5

I got confused with the openCV documentation mentioned here.

As per the documentation, if i create an image with "uchar", the pixels of that image can store unsigned integer values but if i create an image using the following code:

Mat image;
image = imread("someImage.jpg" , 0); // Read an image in "UCHAR" form

or by doing

image.create(10, 10, CV_8UC1);
for(int i=0; i<image.rows; i++)
{
    for(int j=o; j<image.cols; j++)
    {
        image.at<uchar>(i,j) = (uchar)255;
    }
}

and then if i try to print the values using

cout<<"  "<<image.at<uchar>(i,j);

then i get some wierd results at terminal but if i use the following statement then i can get the values inbetween 0-255.

cout<<"  "<<(int)image.at<uchar>(i,j); // with TYPECAST

Question: Why do i need to do typecast to get print the values in range 0-255 if the image itself can store "unsigned integer" values.

4
  • Does it help at all to know that char, unsigned char, and signed char are all integer types per the standard? Maybe OpenCV just used really piss-poor vernacular in that sentence?
    – WhozCraig
    Mar 1 '14 at 14:03
  • It is an integer that takes only 8 bit, you don't treat those bits as ascii codes
    – Dabo
    Mar 1 '14 at 14:03
  • Right. integer is not the same as 32 bit integer. That's all there is to it.
    – Mr Lister
    Mar 1 '14 at 14:21
  • @WhozCraig: sorry but i am unable to understand your meaning due to my limited c++/opencv knowledge. does opencv docs also mean that "uchar" means "unsigned char" or not? Mar 1 '14 at 14:24
20

If you try to find definition of uchar (which is pressing F12 if you are using Visual Studio), then you'll end up in OpenCV's core/types_c.h:

#ifndef HAVE_IPL
   typedef unsigned char uchar;
   typedef unsigned short ushort;
#endif

which standard and reasonable way of defining unsigned integral 8bit type (i.e. "8-bit unsigned integer") since standard ensures that char always requires exactly 1 byte of memory. This means that:

cout << "  " << image.at<uchar>(i,j);

uses the overloaded operator<< that takes unsigned char (char), which prints passed value in form of character, not number.

Explicit cast, however, causes another version of << to be used:

cout << "  " << (int) image.at<uchar>(i,j);

and therefore it prints numbers. This issue is not related to the fact that you are using OpenCV at all.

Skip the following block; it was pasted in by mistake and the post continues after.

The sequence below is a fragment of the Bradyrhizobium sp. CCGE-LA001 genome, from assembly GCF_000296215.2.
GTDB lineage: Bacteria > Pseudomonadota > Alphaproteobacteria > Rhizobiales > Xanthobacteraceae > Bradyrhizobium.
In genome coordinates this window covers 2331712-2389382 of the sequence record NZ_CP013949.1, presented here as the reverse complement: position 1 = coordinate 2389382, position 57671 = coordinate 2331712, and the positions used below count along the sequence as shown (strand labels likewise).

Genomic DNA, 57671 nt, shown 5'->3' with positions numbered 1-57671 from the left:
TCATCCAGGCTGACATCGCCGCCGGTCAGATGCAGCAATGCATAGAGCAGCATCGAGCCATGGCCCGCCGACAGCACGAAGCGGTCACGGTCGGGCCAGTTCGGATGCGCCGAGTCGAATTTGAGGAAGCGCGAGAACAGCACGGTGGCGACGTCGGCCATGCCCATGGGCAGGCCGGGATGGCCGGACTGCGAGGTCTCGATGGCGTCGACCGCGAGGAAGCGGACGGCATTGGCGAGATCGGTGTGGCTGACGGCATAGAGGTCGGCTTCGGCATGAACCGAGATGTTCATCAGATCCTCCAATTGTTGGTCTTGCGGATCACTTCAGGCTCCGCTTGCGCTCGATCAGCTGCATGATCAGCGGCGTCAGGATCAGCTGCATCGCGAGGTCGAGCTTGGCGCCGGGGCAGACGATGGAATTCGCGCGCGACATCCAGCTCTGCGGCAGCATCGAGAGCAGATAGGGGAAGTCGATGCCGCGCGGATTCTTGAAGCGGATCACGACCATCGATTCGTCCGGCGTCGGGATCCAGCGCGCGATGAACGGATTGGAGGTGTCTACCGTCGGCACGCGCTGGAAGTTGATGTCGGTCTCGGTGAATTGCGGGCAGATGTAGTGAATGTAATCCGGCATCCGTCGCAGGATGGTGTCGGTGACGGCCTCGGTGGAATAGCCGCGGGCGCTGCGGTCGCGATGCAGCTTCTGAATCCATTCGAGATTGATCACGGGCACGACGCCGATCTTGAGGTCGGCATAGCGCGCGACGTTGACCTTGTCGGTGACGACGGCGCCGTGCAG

Simple example:

char           c = 56; // equivalent to c = '8'
unsigned char uc = 56;
int            i = 56;
std::cout << c << " " << uc << " " << i;

outputs: 8 8 56

And if the fact that it is a template confuses you, then this behavior is also equivalent to:

template<class T>
T getValueAs(int i) { return static_cast<T>(i); }

typedef unsigned char uchar;

int main() {
    int i = 56;
    std::cout << getValueAs<uchar>(i) << " " << (int)getValueAs<uchar>(i);
}
4
  • sorry but i am unable to understand do they also mean that "uchar" means "unsigned char" or not? Mar 1 '14 at 14:22
  • so will it be ok if i do float value = c; where uchar c = 255; ? Would i be able to get value =255.0 if i try to print it? Mar 1 '14 at 14:38
  • @user2756695: There is implicit type conversion, or, to be more accurate: uchar will be "promoted" to float, so yes, it is ok.
    – LihO
    Mar 1 '14 at 14:50
  • But, a byte is not necessarily 8 bits, isn’t it? Dec 9 '20 at 9:16
5

Simply, because although uchar is an integer type, the stream operation << prints the character it represents, not a sequence of digits. Passing the type int you get a different overload of that same stream operation, which does print a sequence of digits.

2
  • +1 Basically, that was my original answer, it's really simple as that.
    – LihO
    Mar 1 '14 at 14:42
  • @LihO: yes indeed, I skimmed your answer and was just about to read it through to make sure it didn't contain any inaccuracies before upvoting it, when I thought that a much shorter version might also be useful :-) Mar 1 '14 at 14:43

Your Answer

By clicking “Post Your Answer”, you agree to our terms of service, privacy policy and cookie policy

Not the answer you're looking for? Browse other questions tagged or ask your own question.